Highlighting the Government’s policy on defense way back in December 2015 while speaking at the Combined Commanders Conference, Prime Minister (PM) Narendra Modi said that major powers are reducing their forces and relying more on technology. Back then, we were still constantly seeking to expand the size of our forces. The PM reminded us that modernization and expansion of forces at the same time are both difficult and unnecessary goals. We need forces that are more agile, mobile, and driven by technology and not just human valor.
Bharat’s immense military assets
Bharat has huge military assets. The government plans to use them and emerge as a more efficient fighting machine. Designed primarily to defend the country’s boundaries, the army has become heavily committed to regional security duties in Kashmir and the Northeast. Right now the main threats are from Pakistan and China.
By 2010 actual fighting units including the Infantry, Armoured Corps and the Artillery constituted just 25% of the Armed Forces. The morale of the Armed Forces was at an all-time low. Poor pay and allowances (when compared to their civilian counterparts) led to declining standards. As many as 8,000 court-martials were reported between 2000 through 2007.
By late 2017 the Army had 12 Lakh jawans + 43000 officers, Navy (57000 sailors + 10500 officers), and IAF (1.27 Lakh airmen + 12000 officers) totaling 14.5 lakh active personnel. There were also 5 lakh second-line troops (subject to recall to service until 50 years of age).
All three services and the civilian and defense agencies were working without coordination between each other. The Navy had a shortage of sailors while the Army was short on officers.
Reforms were undertaken and the three services were asked to be more efficient and effective by employing faster or simpler working methods.
Officers were ordered to achieve the goals of the nation by simplifying how information flows between different levels within the Army. Reluctance to share information with employees of different divisions were hampering our defense planning. They were provided with sophisticated artificial intelligence-aided technological tools and applications to help them create powerful strategies.
By doing things only when absolutely necessary we had lost our edge in locating potential dangers and possible threats. Other than China and Pakistan, we have let in radical fundamentalist Rohingyans through our porous borders with Bangladesh. Instead of a military organization that was combat-capable with their weapons and equipment, ours has become a peacekeeping force within our country.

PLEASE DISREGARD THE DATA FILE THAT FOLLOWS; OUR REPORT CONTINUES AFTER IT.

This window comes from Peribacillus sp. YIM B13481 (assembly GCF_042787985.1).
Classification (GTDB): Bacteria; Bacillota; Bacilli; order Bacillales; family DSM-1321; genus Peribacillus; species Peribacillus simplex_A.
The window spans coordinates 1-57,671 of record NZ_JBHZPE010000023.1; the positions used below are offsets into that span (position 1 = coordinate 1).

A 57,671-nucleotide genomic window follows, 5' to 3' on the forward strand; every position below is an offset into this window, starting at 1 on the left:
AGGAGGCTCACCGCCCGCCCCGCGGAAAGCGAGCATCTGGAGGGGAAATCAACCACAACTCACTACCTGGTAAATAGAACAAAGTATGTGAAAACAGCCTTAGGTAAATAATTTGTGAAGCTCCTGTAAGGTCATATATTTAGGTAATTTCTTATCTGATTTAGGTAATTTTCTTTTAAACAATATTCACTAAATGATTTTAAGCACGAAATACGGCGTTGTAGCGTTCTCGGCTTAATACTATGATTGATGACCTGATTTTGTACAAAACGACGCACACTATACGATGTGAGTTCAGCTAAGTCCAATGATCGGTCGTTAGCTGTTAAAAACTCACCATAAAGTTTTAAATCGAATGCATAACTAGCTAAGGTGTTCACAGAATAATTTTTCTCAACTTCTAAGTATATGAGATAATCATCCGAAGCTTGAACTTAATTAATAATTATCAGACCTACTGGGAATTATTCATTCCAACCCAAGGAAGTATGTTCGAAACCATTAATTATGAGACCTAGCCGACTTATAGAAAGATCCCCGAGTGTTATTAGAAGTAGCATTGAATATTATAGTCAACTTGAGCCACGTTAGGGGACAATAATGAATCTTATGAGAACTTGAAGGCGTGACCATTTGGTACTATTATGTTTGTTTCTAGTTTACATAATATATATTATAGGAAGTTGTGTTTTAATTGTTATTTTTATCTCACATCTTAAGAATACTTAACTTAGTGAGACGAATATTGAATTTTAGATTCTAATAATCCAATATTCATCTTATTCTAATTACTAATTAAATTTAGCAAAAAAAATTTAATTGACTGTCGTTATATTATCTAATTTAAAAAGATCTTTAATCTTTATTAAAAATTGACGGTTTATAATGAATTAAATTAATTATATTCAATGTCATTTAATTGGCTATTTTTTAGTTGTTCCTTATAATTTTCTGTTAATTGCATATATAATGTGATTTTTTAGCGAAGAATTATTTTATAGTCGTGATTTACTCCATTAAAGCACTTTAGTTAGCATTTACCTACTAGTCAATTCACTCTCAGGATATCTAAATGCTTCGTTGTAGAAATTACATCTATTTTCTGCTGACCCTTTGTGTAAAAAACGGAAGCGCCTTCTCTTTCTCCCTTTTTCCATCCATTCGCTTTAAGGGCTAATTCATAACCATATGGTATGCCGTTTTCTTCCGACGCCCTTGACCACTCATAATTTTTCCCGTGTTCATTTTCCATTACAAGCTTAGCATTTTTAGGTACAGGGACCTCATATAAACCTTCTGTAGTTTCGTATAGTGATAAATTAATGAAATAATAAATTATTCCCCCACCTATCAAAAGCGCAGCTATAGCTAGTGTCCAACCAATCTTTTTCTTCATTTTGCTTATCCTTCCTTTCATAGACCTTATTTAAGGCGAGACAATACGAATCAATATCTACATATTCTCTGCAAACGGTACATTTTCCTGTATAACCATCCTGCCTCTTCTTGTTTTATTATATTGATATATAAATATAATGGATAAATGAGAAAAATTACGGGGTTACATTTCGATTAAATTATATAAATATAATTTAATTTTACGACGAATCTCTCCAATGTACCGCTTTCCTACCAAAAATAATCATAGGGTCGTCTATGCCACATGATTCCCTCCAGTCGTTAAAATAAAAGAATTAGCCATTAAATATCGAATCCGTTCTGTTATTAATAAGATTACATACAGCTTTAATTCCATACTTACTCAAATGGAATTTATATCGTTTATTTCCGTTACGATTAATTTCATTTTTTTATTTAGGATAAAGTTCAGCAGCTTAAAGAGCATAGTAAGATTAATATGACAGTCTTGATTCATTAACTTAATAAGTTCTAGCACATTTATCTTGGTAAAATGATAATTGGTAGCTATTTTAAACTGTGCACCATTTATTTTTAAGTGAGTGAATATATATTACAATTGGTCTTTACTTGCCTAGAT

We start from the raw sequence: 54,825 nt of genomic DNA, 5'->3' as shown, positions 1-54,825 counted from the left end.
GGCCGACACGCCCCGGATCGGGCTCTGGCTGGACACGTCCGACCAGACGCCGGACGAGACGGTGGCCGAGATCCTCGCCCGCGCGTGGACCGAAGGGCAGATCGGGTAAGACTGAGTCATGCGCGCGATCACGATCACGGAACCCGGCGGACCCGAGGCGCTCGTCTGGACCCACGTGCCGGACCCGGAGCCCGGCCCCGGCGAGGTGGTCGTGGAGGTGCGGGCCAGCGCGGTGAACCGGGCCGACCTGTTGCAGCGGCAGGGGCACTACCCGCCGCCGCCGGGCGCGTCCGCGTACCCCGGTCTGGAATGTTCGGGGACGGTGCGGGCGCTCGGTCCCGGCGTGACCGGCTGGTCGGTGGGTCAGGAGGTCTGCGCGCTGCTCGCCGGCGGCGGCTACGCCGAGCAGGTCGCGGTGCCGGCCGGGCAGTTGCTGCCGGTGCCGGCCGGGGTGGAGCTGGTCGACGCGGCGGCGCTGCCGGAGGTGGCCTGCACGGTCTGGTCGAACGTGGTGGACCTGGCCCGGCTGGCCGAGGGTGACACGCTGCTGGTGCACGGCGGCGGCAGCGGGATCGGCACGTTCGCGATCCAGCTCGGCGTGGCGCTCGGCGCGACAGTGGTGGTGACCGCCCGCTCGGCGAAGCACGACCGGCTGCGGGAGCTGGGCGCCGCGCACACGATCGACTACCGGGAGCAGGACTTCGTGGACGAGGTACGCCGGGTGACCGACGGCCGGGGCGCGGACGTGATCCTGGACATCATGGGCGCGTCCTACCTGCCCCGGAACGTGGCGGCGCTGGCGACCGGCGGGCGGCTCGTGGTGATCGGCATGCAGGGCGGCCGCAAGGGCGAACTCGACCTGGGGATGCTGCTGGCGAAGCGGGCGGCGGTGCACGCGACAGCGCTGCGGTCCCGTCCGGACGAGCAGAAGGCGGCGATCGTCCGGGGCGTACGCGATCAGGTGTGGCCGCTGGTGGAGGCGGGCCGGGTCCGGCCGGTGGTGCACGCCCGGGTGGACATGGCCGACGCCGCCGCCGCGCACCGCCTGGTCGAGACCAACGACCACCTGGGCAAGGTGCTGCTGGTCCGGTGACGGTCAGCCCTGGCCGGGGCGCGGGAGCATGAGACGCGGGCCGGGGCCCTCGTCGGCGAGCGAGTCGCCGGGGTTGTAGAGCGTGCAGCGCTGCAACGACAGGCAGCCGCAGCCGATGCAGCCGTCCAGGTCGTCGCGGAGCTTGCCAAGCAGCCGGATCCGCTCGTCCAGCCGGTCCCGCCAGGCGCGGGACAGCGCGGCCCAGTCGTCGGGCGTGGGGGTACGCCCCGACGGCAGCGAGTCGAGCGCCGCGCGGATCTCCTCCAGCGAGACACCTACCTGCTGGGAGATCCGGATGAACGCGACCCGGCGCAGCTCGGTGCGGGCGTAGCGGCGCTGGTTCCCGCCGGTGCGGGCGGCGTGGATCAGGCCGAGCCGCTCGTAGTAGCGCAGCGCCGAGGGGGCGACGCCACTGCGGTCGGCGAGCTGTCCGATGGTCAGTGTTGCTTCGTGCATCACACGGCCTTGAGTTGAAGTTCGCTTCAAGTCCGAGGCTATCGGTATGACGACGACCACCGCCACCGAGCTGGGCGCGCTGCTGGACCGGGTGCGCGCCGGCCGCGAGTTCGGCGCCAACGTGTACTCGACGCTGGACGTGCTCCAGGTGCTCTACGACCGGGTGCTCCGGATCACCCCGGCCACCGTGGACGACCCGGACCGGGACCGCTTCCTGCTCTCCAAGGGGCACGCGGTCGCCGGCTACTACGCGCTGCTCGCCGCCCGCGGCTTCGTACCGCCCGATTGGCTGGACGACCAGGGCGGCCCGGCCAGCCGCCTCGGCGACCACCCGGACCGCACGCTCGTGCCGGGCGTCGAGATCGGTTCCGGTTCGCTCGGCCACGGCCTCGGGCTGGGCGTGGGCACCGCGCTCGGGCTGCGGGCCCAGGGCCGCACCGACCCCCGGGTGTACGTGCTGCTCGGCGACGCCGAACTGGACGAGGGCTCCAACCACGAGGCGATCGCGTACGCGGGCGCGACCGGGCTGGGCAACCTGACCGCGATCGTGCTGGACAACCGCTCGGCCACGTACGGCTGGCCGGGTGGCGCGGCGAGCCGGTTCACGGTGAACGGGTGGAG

Lacking a central authority, we were not organized for operations, missions, and tasks that a conflict might demand from our forces. This is because individual services attended to driving their own agenda at their own levels.
In the last few years, things changed and a number of Army defense reforms have been brought in by the Ministry of Defence (MoD). More than at any other time after independence, there is a commitment to change the way the Indian defense forces are organized.
For decades, reports have revealed the fundamental inefficiencies rooted in our military structures and processes. Still, the same system was used during decision-making. It was all then comfortably blamed on a lack of political will. Major changes have been made in the way our defense forces are organized.
Chief of Defence Staff (CDS)
The creation of a CDS was suggested almost two decades ago by the Kargil Review Committee (KRC) in February 2000. KRC recommended the appointment of a CDS as a means to provide single-point professional military advice to the political leadership.
PM Modi first promised us one on August 15, 2019. In August 2020, General Bipin Rawat was appointed India’s first Chief of Defence Staff (CDS). He had served for three years as the Army Chief. The CDS is the principal military adviser to the defense minister on all matters related to the tri-services, something that was being done separately till then.
General Rawat headed the new department of military affairs (DMA) created on January 1, 2020, and has both civilian and military officers on its roll. The three service chiefs were to advise the minister on matters exclusively concerning their respective services. The department of military affairs was to focus on promoting jointness in procurement, training, and staffing for the tri-services.